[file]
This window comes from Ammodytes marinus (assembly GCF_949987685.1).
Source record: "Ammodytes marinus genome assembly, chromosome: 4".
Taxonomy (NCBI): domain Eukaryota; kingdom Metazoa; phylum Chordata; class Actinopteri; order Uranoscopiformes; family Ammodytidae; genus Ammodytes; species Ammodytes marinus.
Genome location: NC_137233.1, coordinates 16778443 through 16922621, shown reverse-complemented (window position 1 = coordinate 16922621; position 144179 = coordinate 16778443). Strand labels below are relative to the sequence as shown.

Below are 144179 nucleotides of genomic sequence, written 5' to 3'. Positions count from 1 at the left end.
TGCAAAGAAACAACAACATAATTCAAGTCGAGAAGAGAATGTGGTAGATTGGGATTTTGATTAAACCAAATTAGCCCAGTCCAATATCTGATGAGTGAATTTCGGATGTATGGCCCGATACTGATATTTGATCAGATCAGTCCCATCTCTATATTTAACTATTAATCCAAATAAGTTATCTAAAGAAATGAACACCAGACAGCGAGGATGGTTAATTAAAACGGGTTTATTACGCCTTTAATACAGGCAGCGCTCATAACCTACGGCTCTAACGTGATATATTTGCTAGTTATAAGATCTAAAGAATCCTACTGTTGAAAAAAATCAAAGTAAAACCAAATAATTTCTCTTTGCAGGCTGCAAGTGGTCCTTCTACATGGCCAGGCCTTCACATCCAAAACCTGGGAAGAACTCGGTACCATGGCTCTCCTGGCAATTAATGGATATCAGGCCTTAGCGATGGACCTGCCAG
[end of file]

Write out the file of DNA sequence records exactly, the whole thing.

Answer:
This window comes from Ammodytes marinus (assembly GCF_949987685.1).
Source record: "Ammodytes marinus genome assembly, chromosome: 4".
Taxonomy (NCBI): domain Eukaryota; kingdom Metazoa; phylum Chordata; class Actinopteri; order Uranoscopiformes; family Ammodytidae; genus Ammodytes; species Ammodytes marinus.
Genome location: NC_137233.1, coordinates 16778443 through 16922621, shown reverse-complemented (window position 1 = coordinate 16922621; position 144179 = coordinate 16778443). Strand labels below are relative to the sequence as shown.

Below are 144179 nucleotides of genomic sequence, written 5' to 3'. Positions count from 1 at the left end.
TGCAAAGAAACAACAACATAATTCAAGTCGAGAAGAGAATGTGGTAGATTGGGATTTTGATTAAACCAAATTAGCCCAGTCCAATATCTGATGAGTGAATTTCGGATGTATGGCCCGATACTGATATTTGATCAGATCAGTCCCATCTCTATATTTAACTATTAATCCAAATAAGTTATCTAAAGAAATGAACACCAGACAGCGAGGATGGTTAATTAAAACGGGTTTATTACGCCTTTAATACAGGCAGCGCTCATAACCTACGGCTCTAACGTGATATATTTGCTAGTTATAAGATCTAAAGAATCCTACTGTTGAAAAAAATCAAAGTAAAACCAAATAATTTCTCTTTGCAGGCTGCAAGTGGTCCTTCTACATGGCCAGGCCTTCACATCCAAAACCTGGGAAGAACTCGGTACCATGGCTCTCCTGGCAATTAATGGATATCAGGCCTTAGCGATGGACCTGCCAG